Desperate times call for desperate measures and that’s what we have seen over the last two weeks with more than 1 million Employment Insurance (EI) claims and many more expected in the coming days.
Individuals who have recently lost their jobs through no fault of their own can apply for regular EI benefits. Workers who qualify for EI and are sick or in quarantine can apply for EI Sickness Benefits.
In cases where you are caring for someone who is critically ill or injured, you can apply for EI Caregiver Benefits.
Workers who have lost their jobs, are sick, quarantined, or are caring for children during the current situation, can apply for the Canada Emergency Response Benefit (CERB) whether or not they qualify for EI.
Types of EI Benefits
The following insurance benefits are available to Canadians:
- EI regular benefit
- EI sickness benefit
- Maternity and parental benefits
- Family caregiver benefit (adult and children)
- Compassionate care benefit
- Fishing benefits
How Does Regular Employment Insurance Work?
EI regular benefits are provided to individuals who lose their job through no fault of their own e.g. due to a seasonal or mass layoff, or because there is no work to do.
As per Service Canada, you may be eligible for EI if you:
- Were employed in an insurable employment
- Lost your job through no fault of your own
- Have been without work and pay for at least 7 consecutive days in the last 52 weeks
- Have worked for the required number of insurable employment hours in the last 52 weeks or since the start of your last EI claim, whichever is shorter
- Are ready, willing and capable of working each day
- Are actively looking for work
There are instances when you may not qualify for EI benefits, including if you are dismissed for misconduct or you leave your job without just cause.
The minimum number of hours required to qualify for employment insurance depends on where you live and the unemployment rate. Generally, you will need to have worked between 420 and 700 hours of insurable employment to qualify for regular EI benefits.
For sickness, maternity, parental, compassionate care or family caregiver benefits, a minimum of 600 hours is required.
You can look up your EI economic region and the number of hours required here.
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How To Apply For EI Online
You can submit an application online on the Government of Canada website. The form takes about 60 minutes to complete.
Normally, you can also complete the application process at a Service Canada Centre, however, they are currently closed to the public.
You can apply for benefits even if you haven’t received your Record of Employment (ROE).
Before proceeding with an application, have the following information available:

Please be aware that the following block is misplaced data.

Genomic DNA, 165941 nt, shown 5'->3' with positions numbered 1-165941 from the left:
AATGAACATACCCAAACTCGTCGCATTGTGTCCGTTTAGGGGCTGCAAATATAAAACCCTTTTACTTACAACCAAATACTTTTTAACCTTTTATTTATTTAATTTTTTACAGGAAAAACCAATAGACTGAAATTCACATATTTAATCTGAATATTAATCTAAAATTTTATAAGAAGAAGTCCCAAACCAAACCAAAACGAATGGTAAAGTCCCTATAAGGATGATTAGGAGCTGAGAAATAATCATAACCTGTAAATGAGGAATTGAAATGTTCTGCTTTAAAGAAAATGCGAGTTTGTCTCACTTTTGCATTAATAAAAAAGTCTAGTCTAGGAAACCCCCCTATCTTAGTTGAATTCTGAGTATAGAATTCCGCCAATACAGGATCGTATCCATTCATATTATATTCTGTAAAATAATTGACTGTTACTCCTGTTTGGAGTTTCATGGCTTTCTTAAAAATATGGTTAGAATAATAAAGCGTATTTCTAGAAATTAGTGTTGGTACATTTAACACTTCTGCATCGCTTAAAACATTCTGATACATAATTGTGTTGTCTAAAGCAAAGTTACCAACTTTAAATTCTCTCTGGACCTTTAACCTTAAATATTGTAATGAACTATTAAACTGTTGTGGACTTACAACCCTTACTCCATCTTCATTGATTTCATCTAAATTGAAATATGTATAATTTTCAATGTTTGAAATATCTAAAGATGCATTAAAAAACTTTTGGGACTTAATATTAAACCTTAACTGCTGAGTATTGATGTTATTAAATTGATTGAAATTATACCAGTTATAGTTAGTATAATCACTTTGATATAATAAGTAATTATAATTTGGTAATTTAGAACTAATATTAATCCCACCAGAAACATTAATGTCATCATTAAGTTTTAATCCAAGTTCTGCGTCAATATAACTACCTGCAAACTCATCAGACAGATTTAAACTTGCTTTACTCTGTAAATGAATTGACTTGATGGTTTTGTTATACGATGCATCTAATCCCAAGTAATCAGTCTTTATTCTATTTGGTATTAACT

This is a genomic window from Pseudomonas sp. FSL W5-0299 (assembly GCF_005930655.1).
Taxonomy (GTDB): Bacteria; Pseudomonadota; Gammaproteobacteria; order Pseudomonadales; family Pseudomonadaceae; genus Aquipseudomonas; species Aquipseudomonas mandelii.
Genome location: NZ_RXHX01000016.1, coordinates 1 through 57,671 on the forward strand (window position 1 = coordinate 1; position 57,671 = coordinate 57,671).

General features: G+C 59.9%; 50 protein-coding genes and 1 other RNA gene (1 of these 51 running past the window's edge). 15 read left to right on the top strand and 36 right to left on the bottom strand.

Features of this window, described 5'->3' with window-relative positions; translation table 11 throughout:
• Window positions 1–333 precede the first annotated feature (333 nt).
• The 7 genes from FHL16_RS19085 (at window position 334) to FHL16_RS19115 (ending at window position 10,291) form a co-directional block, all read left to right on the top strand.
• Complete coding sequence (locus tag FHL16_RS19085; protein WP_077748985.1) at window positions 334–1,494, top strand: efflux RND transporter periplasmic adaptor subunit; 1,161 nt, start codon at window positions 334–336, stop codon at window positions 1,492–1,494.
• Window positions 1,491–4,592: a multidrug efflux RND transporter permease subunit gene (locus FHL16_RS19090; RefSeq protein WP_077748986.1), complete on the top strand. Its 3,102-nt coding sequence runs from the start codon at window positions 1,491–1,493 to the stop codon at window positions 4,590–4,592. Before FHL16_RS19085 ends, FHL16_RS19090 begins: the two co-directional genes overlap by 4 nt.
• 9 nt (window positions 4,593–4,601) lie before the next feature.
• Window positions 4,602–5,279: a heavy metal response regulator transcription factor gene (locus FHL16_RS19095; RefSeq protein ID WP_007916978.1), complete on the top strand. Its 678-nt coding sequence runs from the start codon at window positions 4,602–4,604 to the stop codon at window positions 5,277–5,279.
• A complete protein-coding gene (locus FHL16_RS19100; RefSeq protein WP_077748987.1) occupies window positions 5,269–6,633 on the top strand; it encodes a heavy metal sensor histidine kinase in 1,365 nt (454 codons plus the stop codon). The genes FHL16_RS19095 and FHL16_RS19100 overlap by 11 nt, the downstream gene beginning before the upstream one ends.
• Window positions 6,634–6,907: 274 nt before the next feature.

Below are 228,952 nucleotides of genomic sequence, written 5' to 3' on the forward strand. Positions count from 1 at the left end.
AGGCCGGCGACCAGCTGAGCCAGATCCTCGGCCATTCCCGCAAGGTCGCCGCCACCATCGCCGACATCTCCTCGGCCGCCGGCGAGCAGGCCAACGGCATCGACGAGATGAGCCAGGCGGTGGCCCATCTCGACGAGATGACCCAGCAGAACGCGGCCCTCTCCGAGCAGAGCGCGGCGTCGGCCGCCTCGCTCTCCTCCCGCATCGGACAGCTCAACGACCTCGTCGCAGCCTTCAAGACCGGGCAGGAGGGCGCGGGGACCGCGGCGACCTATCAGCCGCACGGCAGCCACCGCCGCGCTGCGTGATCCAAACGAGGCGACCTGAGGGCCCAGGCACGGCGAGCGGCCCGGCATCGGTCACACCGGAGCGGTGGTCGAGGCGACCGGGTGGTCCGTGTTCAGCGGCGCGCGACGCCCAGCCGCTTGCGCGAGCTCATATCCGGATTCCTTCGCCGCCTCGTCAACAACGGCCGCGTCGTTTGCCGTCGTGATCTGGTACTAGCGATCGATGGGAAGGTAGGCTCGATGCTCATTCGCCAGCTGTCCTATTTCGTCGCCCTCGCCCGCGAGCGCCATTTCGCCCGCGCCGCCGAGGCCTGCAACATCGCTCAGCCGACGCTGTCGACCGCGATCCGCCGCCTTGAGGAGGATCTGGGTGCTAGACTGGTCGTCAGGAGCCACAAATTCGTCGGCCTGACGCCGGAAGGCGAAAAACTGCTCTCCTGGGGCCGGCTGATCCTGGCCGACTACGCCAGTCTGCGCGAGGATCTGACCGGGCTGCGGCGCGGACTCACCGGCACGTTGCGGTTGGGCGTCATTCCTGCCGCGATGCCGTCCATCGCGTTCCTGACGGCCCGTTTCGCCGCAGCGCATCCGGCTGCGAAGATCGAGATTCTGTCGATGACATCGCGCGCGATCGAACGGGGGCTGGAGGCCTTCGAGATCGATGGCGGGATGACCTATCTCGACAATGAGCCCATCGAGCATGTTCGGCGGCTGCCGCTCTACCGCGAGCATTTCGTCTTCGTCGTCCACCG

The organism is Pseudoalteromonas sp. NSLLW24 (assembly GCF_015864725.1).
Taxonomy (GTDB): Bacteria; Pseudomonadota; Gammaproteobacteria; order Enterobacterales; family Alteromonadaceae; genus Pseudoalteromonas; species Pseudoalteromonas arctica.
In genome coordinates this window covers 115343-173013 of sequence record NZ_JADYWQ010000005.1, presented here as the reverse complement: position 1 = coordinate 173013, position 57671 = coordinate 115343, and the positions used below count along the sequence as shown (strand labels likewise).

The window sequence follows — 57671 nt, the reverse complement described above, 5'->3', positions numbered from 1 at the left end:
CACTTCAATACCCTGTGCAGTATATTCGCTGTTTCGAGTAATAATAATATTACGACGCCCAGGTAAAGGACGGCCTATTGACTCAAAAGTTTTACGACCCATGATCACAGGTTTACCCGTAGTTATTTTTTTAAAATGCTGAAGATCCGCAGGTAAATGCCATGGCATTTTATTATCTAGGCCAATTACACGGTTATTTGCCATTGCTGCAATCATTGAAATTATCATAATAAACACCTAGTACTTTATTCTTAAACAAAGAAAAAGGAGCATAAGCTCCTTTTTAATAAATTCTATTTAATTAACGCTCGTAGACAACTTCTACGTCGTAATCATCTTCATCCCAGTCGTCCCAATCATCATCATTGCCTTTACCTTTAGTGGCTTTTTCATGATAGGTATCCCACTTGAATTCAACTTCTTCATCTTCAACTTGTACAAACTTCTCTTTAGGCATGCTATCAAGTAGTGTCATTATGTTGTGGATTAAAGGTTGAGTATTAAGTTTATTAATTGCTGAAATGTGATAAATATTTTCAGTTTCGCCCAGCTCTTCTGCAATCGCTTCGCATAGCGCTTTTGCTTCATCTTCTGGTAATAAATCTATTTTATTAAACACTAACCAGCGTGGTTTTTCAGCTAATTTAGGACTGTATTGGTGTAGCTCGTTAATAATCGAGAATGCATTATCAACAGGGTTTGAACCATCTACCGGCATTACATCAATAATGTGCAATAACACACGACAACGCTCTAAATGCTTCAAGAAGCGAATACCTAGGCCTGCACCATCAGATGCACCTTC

- Your Social Insurance Number (SIN)
- Mother’s maiden name
- Mailing and residential addresses, including the postal codes
- Banking information for direct deposit set-up (includes bank name, branch number and account number)
- Name, addresses, dates of employment and reason for separation from your employer over the last 52 weeks
- A detailed version of the facts (if you quit or have been dismissed from any job in the last 52 weeks)
- Earnings for each of your highest-paid weeks of insurable earnings in the last 52 weeks or since the start of your last claim, whichever is shorter. This information is used with your Record(s) of Employment to calculate your benefit rate
How Much EI Can You Expect?
Generally, you will receive 55% of your average weekly earnings up to a maximum amount. For 2020, the maximum insurable earnings amount is $54,200, which means you can get up to $573 per week or $2,292 per month.
EI regular payments are paid for 14-45 weeks, depending on the unemployment rate in your region and the number of insurable hours you have worked in the last 52 weeks or since your last EI claim, whichever is shorter.
Low-income families (i.e. with a net family income of $25,921 or less per year) may qualify for an EI family supplement.
After You Have Applied For EI
After submitting your complete EI benefit application, you can expect to receive your first payment within 28 days. If your application is denied, you can request a reconsideration.
Bi-weekly reports must be submitted while you are on EI. You can submit your report through the Internet Reporting Service, via a paper report, or by using the Telephone Reporting Service at 1-800-531-7555.
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EI Sickness Benefits
If you are sick or under quarantine and are eligible for EI, you can apply for EI sickness benefits.
Employment insurance sickness benefits can provide up to 15 weeks of financial assistance if you cannot work for medical reasons.